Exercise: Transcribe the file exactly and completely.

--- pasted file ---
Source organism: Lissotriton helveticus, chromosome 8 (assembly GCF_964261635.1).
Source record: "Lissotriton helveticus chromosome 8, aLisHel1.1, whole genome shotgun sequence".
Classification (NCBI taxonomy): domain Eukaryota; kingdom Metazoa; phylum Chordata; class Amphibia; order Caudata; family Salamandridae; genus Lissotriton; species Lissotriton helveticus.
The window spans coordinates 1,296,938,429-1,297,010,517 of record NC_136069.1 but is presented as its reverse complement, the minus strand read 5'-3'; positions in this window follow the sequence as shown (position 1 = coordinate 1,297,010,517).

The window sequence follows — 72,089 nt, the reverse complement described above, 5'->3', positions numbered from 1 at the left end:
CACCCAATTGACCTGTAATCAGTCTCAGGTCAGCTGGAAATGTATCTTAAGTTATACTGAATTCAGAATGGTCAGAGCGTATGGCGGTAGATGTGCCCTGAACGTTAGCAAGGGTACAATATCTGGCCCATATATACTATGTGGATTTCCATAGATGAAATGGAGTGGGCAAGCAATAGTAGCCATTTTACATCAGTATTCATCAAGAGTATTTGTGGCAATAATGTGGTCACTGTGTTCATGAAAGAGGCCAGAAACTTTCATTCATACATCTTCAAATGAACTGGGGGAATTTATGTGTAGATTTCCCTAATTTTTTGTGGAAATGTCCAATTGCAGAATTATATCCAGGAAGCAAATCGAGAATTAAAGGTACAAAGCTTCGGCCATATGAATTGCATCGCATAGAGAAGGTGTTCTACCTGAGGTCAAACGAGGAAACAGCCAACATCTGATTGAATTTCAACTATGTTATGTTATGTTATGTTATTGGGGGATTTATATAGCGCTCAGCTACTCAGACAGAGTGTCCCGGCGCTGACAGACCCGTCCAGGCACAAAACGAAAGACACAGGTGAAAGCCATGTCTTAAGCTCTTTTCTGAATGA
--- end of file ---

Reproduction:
Source organism: Lissotriton helveticus, chromosome 8 (assembly GCF_964261635.1).
Source record: "Lissotriton helveticus chromosome 8, aLisHel1.1, whole genome shotgun sequence".
Classification (NCBI taxonomy): domain Eukaryota; kingdom Metazoa; phylum Chordata; class Amphibia; order Caudata; family Salamandridae; genus Lissotriton; species Lissotriton helveticus.
The window spans coordinates 1,296,938,429-1,297,010,517 of record NC_136069.1 but is presented as its reverse complement, the minus strand read 5'-3'; positions in this window follow the sequence as shown (position 1 = coordinate 1,297,010,517).

The window sequence follows — 72,089 nt, the reverse complement described above, 5'->3', positions numbered from 1 at the left end:
CACCCAATTGACCTGTAATCAGTCTCAGGTCAGCTGGAAATGTATCTTAAGTTATACTGAATTCAGAATGGTCAGAGCGTATGGCGGTAGATGTGCCCTGAACGTTAGCAAGGGTACAATATCTGGCCCATATATACTATGTGGATTTCCATAGATGAAATGGAGTGGGCAAGCAATAGTAGCCATTTTACATCAGTATTCATCAAGAGTATTTGTGGCAATAATGTGGTCACTGTGTTCATGAAAGAGGCCAGAAACTTTCATTCATACATCTTCAAATGAACTGGGGGAATTTATGTGTAGATTTCCCTAATTTTTTGTGGAAATGTCCAATTGCAGAATTATATCCAGGAAGCAAATCGAGAATTAAAGGTACAAAGCTTCGGCCATATGAATTGCATCGCATAGAGAAGGTGTTCTACCTGAGGTCAAACGAGGAAACAGCCAACATCTGATTGAATTTCAACTATGTTATGTTATGTTATGTTATTGGGGGATTTATATAGCGCTCAGCTACTCAGACAGAGTGTCCCGGCGCTGACAGACCCGTCCAGGCACAAAACGAAAGACACAGGTGAAAGCCATGTCTTAAGCTCTTTTCTGAATGA